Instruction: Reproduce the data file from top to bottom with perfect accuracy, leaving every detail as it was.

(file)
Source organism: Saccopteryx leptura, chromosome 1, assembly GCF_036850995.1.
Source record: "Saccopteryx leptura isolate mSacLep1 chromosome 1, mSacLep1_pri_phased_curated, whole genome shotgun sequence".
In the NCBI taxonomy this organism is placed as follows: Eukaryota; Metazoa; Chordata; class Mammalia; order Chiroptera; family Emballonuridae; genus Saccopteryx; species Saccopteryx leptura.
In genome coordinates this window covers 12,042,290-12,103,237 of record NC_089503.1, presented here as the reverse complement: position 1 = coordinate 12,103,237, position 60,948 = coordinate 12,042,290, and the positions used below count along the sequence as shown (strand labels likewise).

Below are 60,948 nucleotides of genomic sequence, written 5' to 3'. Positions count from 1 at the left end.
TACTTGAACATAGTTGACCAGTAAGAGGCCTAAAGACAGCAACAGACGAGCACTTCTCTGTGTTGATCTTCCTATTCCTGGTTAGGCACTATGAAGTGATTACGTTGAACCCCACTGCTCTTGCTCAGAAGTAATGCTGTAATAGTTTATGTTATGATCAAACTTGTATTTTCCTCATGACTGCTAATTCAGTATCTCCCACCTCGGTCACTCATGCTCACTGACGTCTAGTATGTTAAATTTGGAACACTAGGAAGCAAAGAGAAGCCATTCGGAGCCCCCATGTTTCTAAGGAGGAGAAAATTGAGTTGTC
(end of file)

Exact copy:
Source organism: Saccopteryx leptura, chromosome 1, assembly GCF_036850995.1.
Source record: "Saccopteryx leptura isolate mSacLep1 chromosome 1, mSacLep1_pri_phased_curated, whole genome shotgun sequence".
In the NCBI taxonomy this organism is placed as follows: Eukaryota; Metazoa; Chordata; class Mammalia; order Chiroptera; family Emballonuridae; genus Saccopteryx; species Saccopteryx leptura.
In genome coordinates this window covers 12,042,290-12,103,237 of record NC_089503.1, presented here as the reverse complement: position 1 = coordinate 12,103,237, position 60,948 = coordinate 12,042,290, and the positions used below count along the sequence as shown (strand labels likewise).

Below are 60,948 nucleotides of genomic sequence, written 5' to 3'. Positions count from 1 at the left end.
TACTTGAACATAGTTGACCAGTAAGAGGCCTAAAGACAGCAACAGACGAGCACTTCTCTGTGTTGATCTTCCTATTCCTGGTTAGGCACTATGAAGTGATTACGTTGAACCCCACTGCTCTTGCTCAGAAGTAATGCTGTAATAGTTTATGTTATGATCAAACTTGTATTTTCCTCATGACTGCTAATTCAGTATCTCCCACCTCGGTCACTCATGCTCACTGACGTCTAGTATGTTAAATTTGGAACACTAGGAAGCAAAGAGAAGCCATTCGGAGCCCCCATGTTTCTAAGGAGGAGAAAATTGAGTTGTC